It has a fair amount of fire rate and recoil upgrades. With the right upgrades, it can be turned into a devastating weapon at close range, as it has a fairly high damage, powerful caliber and quite large mag capacity (can be upgraded to 40 rounds), as well as upgradeable fire rate (over 800 rounds per minute).

Notable deployments Edit

The player starts the game with a slightly damaged AKM-74/2U. Loners, Duty, Monolith and Bandits rookies will default to it as the Warsaw Pact weapon, making it one of the most widespread guns in the Zone.

Notable users Edit

Gallery Edit

Shadow of ChernobylEdit

Clear SkyEdit

Call of PripyatEdit

See also Edit

Behind the Scenes Edit

Origin and design Edit

  • In Shadow of Chernobyl, the handguard near the muzzle of the weapon was synthetic grey while in Call of Pripyat and Clear Sky, it was made of wood.
  • For some reason, the weapon is using the magazine of a 7.62x39mm Kalashnikov rifle, as noted by its rather large size. This is odd considering that the magazine would not even fit into the feed into the magazine well of the weapon, which is built to chamber the much smaller 5.45x39mm round.
  • An apt comparison of the weapon's design is the Zastava Arms M92 carbine, which has a similar design to the AKM 74/2U, except for the folding stock and ammo compatibility. To put in broader perspective, the 74/U2 is a hybrid of the AKS-74U (triangular skeletonized stock, muzzle, synthetic furniture, 5.45x39mm ammo) and the Zastava M92 (curved magazine, wooden furniture).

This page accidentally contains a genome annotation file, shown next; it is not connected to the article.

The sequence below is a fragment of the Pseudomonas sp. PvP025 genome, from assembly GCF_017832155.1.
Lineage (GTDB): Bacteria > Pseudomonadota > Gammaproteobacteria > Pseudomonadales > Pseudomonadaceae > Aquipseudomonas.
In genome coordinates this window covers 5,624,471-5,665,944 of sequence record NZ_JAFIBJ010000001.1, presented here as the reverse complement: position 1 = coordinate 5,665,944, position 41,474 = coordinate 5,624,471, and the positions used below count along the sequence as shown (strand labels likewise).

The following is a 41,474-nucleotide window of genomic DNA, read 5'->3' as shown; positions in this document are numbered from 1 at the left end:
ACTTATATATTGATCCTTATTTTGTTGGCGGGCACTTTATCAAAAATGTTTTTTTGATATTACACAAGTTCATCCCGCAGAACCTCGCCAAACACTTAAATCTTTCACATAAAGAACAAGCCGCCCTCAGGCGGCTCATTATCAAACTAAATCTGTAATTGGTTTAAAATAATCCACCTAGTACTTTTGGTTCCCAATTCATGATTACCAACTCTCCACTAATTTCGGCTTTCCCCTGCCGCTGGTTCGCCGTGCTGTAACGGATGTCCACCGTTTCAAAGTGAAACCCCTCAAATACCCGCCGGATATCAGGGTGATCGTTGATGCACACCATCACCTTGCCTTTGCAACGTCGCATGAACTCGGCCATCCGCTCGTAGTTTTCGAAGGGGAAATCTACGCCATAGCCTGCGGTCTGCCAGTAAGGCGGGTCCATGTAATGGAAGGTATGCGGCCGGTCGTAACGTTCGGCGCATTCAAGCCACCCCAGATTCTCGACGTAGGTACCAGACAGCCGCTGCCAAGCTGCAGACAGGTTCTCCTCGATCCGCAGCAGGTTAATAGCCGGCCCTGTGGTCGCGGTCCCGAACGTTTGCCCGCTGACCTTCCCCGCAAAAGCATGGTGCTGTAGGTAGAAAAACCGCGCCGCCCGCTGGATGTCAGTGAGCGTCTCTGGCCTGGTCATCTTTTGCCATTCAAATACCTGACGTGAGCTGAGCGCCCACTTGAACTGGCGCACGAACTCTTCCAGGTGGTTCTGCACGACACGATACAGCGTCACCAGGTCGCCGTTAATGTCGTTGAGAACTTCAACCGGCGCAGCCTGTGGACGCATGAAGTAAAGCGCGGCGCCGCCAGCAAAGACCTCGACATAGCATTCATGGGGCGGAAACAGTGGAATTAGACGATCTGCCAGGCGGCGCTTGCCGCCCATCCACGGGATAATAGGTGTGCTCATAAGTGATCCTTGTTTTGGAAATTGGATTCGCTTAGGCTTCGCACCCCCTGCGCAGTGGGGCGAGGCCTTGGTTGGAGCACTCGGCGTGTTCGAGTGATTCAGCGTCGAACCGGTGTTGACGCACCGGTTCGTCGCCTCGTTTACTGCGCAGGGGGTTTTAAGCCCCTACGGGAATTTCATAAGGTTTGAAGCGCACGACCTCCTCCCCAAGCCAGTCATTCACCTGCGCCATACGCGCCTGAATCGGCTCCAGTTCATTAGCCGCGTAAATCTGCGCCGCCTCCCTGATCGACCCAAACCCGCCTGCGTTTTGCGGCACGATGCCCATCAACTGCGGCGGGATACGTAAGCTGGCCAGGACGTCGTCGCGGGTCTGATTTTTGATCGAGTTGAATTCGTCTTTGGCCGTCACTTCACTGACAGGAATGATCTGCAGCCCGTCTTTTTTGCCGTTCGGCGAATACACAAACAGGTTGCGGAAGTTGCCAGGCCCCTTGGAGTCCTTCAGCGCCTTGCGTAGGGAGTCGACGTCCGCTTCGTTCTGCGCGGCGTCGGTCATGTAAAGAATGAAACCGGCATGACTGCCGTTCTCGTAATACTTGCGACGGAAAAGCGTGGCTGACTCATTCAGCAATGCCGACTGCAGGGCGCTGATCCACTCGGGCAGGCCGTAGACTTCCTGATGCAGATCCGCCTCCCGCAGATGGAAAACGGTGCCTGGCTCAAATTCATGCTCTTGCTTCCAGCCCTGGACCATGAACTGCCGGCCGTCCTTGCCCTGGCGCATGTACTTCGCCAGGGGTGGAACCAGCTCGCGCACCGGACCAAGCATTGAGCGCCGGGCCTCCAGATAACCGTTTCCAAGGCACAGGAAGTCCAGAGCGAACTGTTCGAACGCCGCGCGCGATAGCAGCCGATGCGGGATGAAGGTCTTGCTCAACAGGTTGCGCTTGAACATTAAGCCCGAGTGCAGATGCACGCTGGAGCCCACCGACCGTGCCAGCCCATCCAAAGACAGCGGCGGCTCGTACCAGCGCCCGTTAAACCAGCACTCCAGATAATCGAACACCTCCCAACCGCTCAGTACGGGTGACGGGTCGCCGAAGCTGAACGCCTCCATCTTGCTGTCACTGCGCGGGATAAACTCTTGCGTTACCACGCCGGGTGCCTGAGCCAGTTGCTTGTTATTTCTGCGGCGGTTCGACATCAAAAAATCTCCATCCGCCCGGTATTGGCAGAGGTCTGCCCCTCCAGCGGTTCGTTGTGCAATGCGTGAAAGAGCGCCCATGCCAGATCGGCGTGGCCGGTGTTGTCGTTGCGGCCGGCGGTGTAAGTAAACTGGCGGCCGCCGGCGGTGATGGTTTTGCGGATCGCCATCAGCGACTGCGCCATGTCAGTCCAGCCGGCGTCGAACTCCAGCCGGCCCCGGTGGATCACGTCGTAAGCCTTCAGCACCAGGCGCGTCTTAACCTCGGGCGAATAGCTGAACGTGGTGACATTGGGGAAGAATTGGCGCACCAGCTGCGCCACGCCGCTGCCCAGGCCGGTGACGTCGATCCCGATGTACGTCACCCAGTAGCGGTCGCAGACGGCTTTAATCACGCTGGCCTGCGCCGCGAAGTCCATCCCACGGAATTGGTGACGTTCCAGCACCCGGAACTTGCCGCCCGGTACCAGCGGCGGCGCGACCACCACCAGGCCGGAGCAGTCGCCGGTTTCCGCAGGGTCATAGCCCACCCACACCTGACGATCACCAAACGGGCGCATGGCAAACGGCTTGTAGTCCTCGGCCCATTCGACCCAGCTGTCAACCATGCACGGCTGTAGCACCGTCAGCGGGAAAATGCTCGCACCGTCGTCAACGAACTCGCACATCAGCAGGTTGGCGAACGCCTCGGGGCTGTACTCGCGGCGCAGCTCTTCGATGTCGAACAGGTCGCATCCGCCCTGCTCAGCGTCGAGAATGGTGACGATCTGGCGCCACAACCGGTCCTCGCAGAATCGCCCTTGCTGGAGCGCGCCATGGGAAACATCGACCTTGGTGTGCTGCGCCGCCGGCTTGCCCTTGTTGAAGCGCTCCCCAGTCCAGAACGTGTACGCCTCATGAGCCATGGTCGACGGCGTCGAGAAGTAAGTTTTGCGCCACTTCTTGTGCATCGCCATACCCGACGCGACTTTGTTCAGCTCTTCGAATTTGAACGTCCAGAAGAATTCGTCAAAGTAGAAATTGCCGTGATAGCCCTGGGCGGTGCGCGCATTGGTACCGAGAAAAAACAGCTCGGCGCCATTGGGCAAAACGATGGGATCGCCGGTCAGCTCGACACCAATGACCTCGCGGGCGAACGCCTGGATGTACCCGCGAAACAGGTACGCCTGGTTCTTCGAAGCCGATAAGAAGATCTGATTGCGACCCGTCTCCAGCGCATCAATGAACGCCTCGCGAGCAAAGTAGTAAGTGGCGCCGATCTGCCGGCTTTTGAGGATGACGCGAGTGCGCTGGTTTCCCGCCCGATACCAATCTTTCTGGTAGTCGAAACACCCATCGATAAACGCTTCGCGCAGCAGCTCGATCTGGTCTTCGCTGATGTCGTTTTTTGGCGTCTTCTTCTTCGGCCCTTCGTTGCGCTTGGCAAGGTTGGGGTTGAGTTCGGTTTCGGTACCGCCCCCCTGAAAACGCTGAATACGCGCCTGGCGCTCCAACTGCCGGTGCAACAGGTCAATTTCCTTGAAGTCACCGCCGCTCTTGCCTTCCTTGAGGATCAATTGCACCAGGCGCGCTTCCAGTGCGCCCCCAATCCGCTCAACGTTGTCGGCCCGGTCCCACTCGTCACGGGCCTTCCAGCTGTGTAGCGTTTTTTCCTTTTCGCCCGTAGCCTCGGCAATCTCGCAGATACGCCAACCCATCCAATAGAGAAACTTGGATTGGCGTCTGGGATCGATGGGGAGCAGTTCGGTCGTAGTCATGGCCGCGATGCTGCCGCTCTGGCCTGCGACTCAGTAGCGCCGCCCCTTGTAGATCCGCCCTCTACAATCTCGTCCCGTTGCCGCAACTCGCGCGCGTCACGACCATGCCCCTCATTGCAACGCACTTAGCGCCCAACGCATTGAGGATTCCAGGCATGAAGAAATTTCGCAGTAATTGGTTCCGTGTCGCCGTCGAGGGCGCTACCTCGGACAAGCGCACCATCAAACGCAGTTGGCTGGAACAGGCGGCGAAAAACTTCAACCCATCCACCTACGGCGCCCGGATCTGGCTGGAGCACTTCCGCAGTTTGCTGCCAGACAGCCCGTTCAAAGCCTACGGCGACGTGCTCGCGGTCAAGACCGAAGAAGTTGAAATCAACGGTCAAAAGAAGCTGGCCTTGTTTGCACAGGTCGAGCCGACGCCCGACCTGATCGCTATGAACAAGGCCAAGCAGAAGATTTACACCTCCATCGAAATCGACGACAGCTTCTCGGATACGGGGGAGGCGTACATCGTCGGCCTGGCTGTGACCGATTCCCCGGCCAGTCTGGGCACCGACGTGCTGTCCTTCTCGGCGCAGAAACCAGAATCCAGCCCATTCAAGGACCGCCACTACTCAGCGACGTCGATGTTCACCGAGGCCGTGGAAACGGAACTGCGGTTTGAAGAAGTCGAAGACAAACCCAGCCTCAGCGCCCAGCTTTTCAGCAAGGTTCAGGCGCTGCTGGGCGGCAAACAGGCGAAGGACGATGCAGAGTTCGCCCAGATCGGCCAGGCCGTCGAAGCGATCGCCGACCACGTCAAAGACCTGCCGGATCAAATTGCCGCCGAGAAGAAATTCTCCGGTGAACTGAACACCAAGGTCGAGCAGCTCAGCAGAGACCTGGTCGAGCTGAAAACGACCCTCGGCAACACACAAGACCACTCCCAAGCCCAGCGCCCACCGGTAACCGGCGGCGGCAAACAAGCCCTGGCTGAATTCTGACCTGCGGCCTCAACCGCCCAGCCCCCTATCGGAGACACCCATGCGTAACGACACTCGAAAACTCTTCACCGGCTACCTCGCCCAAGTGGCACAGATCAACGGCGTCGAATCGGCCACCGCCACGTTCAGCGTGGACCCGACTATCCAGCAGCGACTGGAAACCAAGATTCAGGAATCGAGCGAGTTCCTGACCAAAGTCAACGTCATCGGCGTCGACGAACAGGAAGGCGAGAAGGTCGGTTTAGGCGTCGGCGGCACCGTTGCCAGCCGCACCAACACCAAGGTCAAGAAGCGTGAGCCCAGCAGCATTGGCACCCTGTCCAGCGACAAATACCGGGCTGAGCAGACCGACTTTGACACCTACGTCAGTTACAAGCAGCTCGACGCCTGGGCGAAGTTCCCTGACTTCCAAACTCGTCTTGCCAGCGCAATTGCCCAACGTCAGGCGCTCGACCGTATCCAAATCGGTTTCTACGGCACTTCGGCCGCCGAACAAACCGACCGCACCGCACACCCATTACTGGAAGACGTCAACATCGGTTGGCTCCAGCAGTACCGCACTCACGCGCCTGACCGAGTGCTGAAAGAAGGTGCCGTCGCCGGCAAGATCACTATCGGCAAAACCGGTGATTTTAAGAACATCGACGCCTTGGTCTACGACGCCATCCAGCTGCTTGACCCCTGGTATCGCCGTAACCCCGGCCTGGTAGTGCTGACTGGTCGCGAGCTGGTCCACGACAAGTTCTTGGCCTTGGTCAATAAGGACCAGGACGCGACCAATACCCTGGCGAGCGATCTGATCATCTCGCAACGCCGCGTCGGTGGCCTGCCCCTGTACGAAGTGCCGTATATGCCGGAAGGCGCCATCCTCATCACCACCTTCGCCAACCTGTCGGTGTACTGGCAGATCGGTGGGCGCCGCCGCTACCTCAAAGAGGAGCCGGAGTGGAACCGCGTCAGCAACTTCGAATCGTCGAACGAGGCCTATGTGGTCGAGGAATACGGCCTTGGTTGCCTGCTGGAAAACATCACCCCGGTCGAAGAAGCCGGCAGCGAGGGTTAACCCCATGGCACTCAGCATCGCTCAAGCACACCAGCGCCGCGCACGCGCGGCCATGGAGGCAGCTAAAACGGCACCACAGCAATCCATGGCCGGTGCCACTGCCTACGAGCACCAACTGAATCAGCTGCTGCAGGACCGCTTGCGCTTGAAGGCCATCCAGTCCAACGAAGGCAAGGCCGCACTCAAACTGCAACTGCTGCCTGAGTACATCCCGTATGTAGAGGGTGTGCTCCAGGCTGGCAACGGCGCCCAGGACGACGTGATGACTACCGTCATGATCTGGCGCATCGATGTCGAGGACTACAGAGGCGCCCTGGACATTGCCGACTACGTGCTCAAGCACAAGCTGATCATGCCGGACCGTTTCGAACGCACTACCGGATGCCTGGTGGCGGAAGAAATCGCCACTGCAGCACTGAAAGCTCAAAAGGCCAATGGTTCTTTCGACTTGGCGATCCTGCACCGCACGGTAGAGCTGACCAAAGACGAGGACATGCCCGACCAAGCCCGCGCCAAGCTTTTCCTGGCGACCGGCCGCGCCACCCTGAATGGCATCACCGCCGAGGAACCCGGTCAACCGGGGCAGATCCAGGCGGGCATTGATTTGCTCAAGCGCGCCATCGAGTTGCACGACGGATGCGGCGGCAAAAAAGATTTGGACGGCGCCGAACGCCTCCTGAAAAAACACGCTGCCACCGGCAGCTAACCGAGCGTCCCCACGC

• The ubiquity of the AKM-74/2U's usage by numerous rookie Loners, Bandits, and Military NPCs through the games is highly implausible, since the AKS-74U was (as already mentioned) nowhere near standard-issue. Its widespread usage is even less plausible when those NPCs try to use such a short-ranged weapon against distant human targets in the Zone's largely open environs, a role which the AKM-74/2 would be much better suited for.
    • That being said however, it is also possible that the military's standard weapon in the zone are AKM-74/2Us as the carbine is much cheaper than the full-sized AKM-74/2. This is possible due to the fact that the Ukrainian government seems to have a very small budget for Zone's military border guards, which is referenced by Major Khaletskiy, who himself is barely paid anything for his service. And so, because of the military's illicit trading with stalkers, the AKM-74/2U became widespread due to military trade.
  • There are a few areas where NPCs using the AKM-74/2U would not be out of place, such as the soldiers patrolling the Agroprom Underground or the Spetsnaz squad sent to clear out Lab X-18. Sokolov is also another logical user of the AKS-74U, as he is a helicopter pilot (rather than an infantryman) and needed a weapon that could fit into the confines of his vehicle(s) while still possessing the armor-piercing abilities of the 5.45x39mm round.
  • The player's hand goes through the weapon's handguard. This can be seen if one looks at the heat vents.
  • Although the charging handle of the AKM-74/2U is (improperly) on the left side of the weapon in-game, the cutscenes in Shadow of Chernobyl correctly depict it on the right side.
Community content is available under CC-BY-SA unless otherwise noted.